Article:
Oil regimes on the verge of collapse
Aslak Orre, CMI, and Leiv Marsteintredet, UiB, in conversation with Åse Gilje Østensen about the situation in Angola and Venezuela.
Angola and Venezuela are among the most oil dependent countries in the world. When oil prices fell in 2014, these states lost half of their income base. A combined economic, political and social crisis followed.
The acute problems in both countries originate in the political economy that developed through decades of the black gold bonanza. Angola and Venezuela are very different polities, yet aside from oil dependency the countries also share many traits: Authoritarian and presidentialist rule, political polarisation, deindustrialisation and import dependency, weak civil societies and most notoriously the astronomical corruption levels.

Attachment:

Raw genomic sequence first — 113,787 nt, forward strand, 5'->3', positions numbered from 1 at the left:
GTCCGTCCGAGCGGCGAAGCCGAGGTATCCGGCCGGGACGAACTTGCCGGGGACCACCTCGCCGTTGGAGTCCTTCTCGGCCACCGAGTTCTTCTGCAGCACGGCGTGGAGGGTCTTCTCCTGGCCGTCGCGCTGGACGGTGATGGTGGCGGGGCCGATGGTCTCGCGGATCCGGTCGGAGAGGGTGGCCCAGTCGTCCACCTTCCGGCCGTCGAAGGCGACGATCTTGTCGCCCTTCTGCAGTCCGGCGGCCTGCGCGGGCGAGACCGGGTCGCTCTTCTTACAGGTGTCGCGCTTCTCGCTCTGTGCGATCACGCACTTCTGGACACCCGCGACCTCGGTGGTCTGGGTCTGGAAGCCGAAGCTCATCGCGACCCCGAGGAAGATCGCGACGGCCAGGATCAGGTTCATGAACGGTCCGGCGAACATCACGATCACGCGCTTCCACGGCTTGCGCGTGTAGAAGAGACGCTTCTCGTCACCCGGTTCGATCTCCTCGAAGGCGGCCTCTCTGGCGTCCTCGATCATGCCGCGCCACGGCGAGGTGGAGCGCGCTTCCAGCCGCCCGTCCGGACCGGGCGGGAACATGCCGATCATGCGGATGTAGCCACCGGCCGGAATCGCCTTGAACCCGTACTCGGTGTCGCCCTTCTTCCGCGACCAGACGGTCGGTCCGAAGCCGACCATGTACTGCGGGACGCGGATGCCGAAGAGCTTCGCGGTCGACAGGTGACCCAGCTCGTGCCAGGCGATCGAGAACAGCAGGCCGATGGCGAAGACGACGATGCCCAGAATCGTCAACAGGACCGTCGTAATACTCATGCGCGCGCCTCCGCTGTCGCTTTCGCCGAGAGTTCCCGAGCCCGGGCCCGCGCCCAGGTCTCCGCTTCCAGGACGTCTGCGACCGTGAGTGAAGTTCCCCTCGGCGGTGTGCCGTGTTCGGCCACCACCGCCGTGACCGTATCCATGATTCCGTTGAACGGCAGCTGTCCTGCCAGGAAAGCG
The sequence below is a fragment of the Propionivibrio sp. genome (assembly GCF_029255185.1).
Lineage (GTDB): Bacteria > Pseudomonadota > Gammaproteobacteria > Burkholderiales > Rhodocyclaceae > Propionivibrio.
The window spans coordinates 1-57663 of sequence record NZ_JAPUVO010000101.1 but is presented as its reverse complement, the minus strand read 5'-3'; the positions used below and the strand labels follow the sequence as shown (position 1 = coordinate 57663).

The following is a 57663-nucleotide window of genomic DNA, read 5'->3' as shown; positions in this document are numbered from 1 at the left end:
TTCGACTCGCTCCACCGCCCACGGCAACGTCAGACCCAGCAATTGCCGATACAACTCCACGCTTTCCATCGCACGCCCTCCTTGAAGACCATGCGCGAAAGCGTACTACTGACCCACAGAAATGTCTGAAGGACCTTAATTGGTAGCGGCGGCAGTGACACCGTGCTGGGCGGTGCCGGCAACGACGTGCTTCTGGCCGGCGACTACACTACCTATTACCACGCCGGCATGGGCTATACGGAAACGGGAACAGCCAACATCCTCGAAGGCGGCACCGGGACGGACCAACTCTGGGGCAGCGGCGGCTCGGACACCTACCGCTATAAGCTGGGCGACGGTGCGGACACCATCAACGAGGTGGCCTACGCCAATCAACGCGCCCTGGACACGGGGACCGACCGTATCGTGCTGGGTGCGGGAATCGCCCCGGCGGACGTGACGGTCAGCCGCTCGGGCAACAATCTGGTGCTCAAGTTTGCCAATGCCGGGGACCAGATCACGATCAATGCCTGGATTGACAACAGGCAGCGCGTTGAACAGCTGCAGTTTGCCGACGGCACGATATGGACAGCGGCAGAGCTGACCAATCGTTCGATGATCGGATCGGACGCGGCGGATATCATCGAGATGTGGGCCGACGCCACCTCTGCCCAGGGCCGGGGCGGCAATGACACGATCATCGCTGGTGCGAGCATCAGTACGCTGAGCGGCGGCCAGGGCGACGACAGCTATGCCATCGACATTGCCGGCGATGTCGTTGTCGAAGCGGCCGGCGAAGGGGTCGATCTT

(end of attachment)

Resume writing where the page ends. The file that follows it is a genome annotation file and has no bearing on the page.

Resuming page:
Leiv Marsteintredet and Aslak Orre will discuss the gravity of the situation in the two countries and their deep roots. Why has it been so difficult for Angola and Venezuela to reform their political economies? What can a comparison of the two tell us about common perils for oil states? What lessons are there for Norway and emerging oil states where Norway is engaged? Is "oil for development" possible at all?